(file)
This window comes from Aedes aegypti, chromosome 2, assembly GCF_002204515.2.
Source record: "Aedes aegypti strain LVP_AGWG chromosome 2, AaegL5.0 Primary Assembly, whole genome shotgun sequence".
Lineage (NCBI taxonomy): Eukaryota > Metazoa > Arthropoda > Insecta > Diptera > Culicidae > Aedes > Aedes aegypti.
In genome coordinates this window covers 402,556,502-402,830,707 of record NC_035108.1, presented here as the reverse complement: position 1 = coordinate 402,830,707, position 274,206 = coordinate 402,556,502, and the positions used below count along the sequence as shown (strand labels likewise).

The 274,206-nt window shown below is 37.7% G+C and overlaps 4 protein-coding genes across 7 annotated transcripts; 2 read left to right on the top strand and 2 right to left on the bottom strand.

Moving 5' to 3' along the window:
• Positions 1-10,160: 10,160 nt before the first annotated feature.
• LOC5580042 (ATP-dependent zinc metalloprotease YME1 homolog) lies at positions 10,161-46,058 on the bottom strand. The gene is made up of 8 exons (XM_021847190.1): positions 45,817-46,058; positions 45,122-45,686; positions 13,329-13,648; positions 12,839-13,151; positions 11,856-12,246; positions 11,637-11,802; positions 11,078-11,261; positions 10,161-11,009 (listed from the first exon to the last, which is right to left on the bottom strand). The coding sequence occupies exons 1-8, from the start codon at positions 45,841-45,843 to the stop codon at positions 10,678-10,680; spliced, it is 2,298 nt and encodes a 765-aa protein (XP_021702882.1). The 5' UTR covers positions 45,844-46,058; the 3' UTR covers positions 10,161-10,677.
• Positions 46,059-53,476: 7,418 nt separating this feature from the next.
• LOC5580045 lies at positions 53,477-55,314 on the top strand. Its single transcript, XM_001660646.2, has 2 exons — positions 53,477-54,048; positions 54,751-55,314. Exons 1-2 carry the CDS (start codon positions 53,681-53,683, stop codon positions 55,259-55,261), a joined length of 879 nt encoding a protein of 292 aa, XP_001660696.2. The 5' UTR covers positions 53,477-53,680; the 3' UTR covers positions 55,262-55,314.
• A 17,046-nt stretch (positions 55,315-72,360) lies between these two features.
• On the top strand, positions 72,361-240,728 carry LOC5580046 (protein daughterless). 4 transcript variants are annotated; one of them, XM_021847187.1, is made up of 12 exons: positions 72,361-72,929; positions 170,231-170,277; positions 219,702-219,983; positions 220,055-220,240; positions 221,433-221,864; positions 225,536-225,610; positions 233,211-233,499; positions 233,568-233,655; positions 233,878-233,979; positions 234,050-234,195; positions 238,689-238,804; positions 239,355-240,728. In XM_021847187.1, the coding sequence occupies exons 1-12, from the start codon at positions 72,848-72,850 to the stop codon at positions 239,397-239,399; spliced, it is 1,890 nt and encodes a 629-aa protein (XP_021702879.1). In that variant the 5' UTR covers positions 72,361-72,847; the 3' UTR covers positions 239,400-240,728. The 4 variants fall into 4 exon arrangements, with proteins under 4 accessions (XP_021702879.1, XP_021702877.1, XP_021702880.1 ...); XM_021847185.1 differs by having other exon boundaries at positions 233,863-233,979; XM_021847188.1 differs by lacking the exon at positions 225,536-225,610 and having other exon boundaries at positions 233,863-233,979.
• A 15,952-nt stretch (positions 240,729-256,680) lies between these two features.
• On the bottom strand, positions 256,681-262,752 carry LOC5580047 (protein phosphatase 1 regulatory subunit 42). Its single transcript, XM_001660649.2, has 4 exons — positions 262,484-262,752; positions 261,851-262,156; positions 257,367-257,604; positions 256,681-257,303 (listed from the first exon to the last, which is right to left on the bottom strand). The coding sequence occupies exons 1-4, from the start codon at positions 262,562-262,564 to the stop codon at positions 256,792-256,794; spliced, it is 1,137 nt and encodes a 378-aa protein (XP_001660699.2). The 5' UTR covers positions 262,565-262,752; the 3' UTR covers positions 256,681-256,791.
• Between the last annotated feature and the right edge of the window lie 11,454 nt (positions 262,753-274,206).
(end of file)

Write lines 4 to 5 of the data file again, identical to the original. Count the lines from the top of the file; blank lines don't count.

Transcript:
In genome coordinates this window covers 402,556,502-402,830,707 of record NC_035108.1, presented here as the reverse complement: position 1 = coordinate 402,830,707, position 274,206 = coordinate 402,556,502, and the positions used below count along the sequence as shown (strand labels likewise).

The 274,206-nt window shown below is 37.7% G+C and overlaps 4 protein-coding genes across 7 annotated transcripts; 2 read left to right on the top strand and 2 right to left on the bottom strand.